Facebook Inc. , which owns the WhatsApp application, allows its users to share information about border crossings, even if they are illegal, but its policy prohibits posts that ask for money for services that facilitate human trafficking.

Rubens Exile said he and his pregnant wife, who left Brazil when he lost his job in the midst of the economic crisis caused by the coronavirus pandemic, headed to Tijuana, Mexico, instead of turning to the warnings of their fellow citizens on YouTube and WhatsApp.

Many Haitians are now advised not to come to Acuña. They say it is no longer a good place.”

On Wednesday, 33-year-old Antonio Pierre, who was camping in Del Rio with his wife and daughter, was listening to the news on a friend’s cell phone.

“The US is releasing some, but only a few,” he said, referring to US officials who told the AP the day before that thousands of detained Haitians had been released with an appointment to appear before immigration authorities, contrary to the government’s announcement. That every person in the settlement will be deported to his own country.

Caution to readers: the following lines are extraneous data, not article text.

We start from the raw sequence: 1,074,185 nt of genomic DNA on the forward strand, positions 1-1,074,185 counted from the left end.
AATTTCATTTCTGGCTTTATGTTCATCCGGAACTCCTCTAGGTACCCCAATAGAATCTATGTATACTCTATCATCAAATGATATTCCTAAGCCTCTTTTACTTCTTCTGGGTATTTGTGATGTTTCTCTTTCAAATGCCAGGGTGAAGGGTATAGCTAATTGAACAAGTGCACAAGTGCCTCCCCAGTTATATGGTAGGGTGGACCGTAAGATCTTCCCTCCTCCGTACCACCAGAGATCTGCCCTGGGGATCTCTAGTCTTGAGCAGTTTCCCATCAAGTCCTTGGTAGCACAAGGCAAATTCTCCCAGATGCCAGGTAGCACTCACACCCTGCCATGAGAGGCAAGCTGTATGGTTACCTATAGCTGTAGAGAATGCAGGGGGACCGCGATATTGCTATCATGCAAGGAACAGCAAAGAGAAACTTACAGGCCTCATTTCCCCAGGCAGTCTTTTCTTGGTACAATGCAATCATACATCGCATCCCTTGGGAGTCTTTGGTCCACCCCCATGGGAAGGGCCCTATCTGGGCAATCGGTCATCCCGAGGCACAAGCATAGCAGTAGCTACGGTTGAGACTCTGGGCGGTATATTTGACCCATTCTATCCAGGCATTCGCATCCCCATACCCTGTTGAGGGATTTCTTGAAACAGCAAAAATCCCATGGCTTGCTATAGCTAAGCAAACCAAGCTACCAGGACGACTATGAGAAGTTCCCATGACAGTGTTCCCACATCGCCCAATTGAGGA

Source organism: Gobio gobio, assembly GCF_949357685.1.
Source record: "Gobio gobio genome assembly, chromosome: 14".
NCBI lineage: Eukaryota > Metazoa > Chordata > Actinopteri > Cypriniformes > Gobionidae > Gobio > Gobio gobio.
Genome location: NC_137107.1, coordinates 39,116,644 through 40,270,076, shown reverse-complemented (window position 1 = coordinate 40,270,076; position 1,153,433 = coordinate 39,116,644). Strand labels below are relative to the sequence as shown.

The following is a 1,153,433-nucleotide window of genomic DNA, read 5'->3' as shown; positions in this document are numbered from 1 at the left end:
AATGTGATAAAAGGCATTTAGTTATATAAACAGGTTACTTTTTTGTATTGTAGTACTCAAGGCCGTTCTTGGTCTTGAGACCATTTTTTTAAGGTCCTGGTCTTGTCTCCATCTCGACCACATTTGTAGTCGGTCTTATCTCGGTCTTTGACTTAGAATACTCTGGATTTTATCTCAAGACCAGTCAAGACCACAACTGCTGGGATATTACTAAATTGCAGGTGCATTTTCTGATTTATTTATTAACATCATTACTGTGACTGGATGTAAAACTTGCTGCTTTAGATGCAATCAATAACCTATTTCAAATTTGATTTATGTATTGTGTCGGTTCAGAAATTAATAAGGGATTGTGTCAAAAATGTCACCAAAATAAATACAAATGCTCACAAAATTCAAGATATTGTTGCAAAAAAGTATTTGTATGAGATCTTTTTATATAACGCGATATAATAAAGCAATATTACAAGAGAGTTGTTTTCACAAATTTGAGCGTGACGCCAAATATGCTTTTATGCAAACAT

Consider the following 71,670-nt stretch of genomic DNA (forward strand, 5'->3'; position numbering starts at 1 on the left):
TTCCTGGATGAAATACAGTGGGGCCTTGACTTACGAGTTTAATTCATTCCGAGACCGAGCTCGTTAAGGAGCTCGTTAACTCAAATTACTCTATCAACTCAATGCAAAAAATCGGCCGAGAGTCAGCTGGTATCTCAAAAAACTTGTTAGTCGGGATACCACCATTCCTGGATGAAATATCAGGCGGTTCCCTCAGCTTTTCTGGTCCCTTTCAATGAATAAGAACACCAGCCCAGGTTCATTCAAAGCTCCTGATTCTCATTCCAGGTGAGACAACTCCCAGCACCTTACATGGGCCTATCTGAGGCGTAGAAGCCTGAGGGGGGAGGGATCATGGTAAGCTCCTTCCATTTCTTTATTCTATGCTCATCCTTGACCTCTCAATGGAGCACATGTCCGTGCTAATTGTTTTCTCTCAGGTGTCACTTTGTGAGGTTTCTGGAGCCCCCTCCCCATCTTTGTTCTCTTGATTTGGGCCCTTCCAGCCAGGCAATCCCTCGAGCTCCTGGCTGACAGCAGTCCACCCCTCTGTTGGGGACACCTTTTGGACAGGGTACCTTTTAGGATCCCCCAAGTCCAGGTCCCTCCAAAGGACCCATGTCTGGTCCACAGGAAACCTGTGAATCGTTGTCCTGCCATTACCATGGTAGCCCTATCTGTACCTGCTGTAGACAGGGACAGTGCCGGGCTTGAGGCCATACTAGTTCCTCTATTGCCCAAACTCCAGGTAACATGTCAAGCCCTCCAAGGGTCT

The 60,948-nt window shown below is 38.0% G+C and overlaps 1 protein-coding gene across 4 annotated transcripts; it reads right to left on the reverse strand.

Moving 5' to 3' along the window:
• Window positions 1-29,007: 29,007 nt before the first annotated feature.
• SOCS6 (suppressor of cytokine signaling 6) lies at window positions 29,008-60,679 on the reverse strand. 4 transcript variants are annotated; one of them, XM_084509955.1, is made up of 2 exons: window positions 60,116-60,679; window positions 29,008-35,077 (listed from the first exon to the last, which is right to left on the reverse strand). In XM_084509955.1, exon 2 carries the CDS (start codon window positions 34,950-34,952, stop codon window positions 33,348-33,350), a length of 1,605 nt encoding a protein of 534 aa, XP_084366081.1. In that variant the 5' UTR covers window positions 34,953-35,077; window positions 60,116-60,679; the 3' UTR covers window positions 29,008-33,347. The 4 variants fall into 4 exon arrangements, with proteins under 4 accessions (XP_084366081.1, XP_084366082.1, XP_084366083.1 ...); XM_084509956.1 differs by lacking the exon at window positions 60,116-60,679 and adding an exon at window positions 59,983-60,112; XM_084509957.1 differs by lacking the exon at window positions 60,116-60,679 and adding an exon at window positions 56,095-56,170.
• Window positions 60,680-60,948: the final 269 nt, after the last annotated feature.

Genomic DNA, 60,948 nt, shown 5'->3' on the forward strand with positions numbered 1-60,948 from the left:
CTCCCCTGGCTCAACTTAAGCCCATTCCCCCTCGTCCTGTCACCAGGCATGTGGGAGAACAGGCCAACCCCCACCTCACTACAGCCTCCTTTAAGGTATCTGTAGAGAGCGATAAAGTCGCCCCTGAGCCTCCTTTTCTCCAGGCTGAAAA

Nelson Santell, his wife and their four children returned to Mexico after camping in Texas and waited for news of where they should go to avoid deportation.

“I don’t want to be like a rat that doesn’t realize it’s getting caught,” he said. “Because to go back to Haiti to bury someone alive.”


Watson reported from San Diego. Associated Press reporter Amanda Seitz in Columbus, Ohio, and researchers from the University of California, Berkeley’s Center for Human Rights Investigative Laboratory, and the Investigative Reporting Program contributed to this report.